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Antarctic Marine Biodiversity – What Do We Know About the Distribution of Life in the Southern Ocean?


The remote and hostile Southern Ocean is home to a diverse and rich community of life that thrives in an environment dominated by glaciations and strong currents. Marine biological studies in the region date back to the nineteenth century, but despite this long history of research, relatively little is known about the complex interactions between the highly seasonal physical environment and the species that inhabit the Southern Ocean. Oceanographically, the Southern Ocean is a major driver of global ocean circulation and plays a vital role in interacting with the deep water circulation in each of the Pacific, Atlantic, and Indian oceans. The Census of Antarctic Marine Life and the Scientific Committee on Antarctic Research Marine Biodiversity Information Network (SCAR-MarBIN) have strived to coordinate and unify the available scientific expertise and biodiversity data to improve our understanding of Southern Ocean biodiversity. Taxonomic lists for all marine species have been compiled to form the Register of Antarctic Marine Species, which currently includes over 8,200 species. SCAR-MarBIN has brought together over 1 million distribution records for Southern Ocean species, forming a baseline against which future change can be judged. The sample locations and numbers of known species from different regions were mapped and the depth distributions of benthic samples plotted. Our knowledge of the biodiversity of the Southern Ocean is largely determined by the relative inaccessibility of the region. Benthic sampling is largely restricted to the shelf; little is known about the fauna of the deep sea. The location of scientific bases heavily influences the distribution pattern of sample and observation data, and the logistical supply routes are the focus of much of the at-sea and pelagic work. Taxa such as mollusks and echinoderms are well represented within existing datasets with high numbers of georeferenced records. Other taxa, including the species-rich nematodes, are represented by just a handful of digital records.

Introduction to the region

For the purposes of this study, the definition of the Antarctic region is the same as that used by the Census of Antarctic Marine Life (CAML) and the Scientific Committee on Antarctic Research Marine Biodiversity Information Network (SCAR-MarBIN). The CAML/SCAR-MarBIN “area of interest” is the Southern Ocean in its widest sense, as used by oceanographers [1][4]. The priority, however, is the Antarctic region (Southern Ocean or “Antarctic Ocean”), that is, the water masses extending south of the Polar Front (formerly known as the Antarctic Convergence) to the coasts of the Antarctic continent (Figure 1). The total area of the Antarctic region is ∼34.8 million km2. The sub-Antarctic region, here defined as the expanses of water extending from the Polar Front in the south to the Subtropical Front in the north (Figure 1), will be covered by SCAR-MarBIN in a second step of research spanning beyond 2010.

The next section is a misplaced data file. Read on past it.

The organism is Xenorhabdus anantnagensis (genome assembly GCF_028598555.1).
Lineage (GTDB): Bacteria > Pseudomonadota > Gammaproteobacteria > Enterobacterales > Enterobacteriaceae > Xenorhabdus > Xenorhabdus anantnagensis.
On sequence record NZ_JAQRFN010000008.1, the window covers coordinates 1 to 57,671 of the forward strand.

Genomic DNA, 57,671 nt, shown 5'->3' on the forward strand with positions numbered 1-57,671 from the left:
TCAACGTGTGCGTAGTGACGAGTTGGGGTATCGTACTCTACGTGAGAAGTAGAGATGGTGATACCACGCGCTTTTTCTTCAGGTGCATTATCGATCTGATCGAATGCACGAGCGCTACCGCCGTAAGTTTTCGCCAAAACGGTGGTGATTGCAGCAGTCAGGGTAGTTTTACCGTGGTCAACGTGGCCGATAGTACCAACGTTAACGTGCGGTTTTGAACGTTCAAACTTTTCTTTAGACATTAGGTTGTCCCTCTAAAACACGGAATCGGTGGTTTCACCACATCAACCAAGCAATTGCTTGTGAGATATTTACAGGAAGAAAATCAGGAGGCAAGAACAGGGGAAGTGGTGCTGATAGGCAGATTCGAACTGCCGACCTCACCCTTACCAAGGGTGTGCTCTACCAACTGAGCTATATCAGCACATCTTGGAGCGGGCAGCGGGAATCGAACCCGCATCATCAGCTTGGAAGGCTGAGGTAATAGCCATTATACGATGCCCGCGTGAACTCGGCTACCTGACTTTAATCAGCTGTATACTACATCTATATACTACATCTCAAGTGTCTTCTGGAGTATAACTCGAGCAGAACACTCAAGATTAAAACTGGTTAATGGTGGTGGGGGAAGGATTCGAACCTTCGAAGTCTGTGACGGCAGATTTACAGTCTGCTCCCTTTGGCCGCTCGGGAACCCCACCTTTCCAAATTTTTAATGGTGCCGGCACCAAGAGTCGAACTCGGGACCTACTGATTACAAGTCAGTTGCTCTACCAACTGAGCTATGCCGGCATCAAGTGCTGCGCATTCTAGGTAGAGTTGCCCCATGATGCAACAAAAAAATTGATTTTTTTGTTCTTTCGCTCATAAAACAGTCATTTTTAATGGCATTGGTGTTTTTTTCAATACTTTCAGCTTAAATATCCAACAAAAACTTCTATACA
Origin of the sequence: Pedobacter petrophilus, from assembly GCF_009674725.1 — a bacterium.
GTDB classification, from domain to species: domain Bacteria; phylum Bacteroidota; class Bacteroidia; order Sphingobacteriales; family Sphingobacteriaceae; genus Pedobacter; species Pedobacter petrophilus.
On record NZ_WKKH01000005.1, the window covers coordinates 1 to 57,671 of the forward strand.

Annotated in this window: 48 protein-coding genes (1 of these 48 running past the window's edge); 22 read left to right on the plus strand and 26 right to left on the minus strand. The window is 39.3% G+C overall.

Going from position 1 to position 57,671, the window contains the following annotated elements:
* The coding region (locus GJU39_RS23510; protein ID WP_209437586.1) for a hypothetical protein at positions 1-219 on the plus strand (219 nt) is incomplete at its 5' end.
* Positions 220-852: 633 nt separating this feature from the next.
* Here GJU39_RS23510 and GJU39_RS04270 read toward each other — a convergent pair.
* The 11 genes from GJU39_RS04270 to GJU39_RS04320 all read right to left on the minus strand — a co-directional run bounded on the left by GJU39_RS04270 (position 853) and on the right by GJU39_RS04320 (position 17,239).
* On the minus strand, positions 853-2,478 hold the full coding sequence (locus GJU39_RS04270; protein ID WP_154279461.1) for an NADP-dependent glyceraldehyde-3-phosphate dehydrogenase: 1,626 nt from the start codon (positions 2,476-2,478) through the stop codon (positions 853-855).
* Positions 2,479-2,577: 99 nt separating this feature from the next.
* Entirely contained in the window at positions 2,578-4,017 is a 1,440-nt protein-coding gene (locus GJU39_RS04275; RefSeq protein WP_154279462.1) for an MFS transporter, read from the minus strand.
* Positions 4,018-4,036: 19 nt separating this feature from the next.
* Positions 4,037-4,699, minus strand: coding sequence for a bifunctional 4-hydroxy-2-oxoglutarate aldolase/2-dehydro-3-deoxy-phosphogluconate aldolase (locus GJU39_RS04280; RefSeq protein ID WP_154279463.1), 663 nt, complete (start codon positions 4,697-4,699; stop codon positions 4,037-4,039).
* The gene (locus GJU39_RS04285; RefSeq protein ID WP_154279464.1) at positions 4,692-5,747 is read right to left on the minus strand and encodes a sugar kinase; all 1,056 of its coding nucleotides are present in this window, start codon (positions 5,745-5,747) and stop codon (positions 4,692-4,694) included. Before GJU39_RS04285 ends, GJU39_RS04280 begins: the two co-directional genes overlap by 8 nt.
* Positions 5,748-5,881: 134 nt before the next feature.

The Southern Ocean has a vital role in the global ocean circulation system, as it interacts with the deep water circulation in each of the Pacific, Atlantic, and Indian oceans. The fastest ocean current in the world, the Antarctic Circumpolar Current, continuously circles the continent, driven by strong westerly winds that are unimpeded by land. Closer to the continent, easterly winds form a series of clockwise gyres (most notably in the Ross and Weddell seas) that form the westward-flowing Antarctic Coastal Current [1][4].

The majority of Antarctic Circumpolar Current water is transported by jets in the Sub-Antarctic Front and the Polar Front. The Polar Front marks the northern extent of very cold fresh (low salinity), Antarctic surface water [5]. North of the Polar Front, the moderately fresh, cool sub-Antarctic surface waters are separated from the more saline subtropical waters by the Subtropical Front, marking the northernmost extent of the Antarctic Circumpolar Current [5].

The extreme seasonality of Antarctica is most obvious in light levels, weather, and temperature, but best illustrated by the formation and extent of sea ice. The area covered by sea ice increases from around 3–4×106 km2 in the summer to 18–20×106 km2 in winter, essentially doubling the continental surface area of Antarctica each winter [6]. At its maximum extent, the sea ice reaches far beyond the continental shelf and covers large areas of deep ocean. The most productive regions of the Southern Ocean are generally found within this sea ice zone.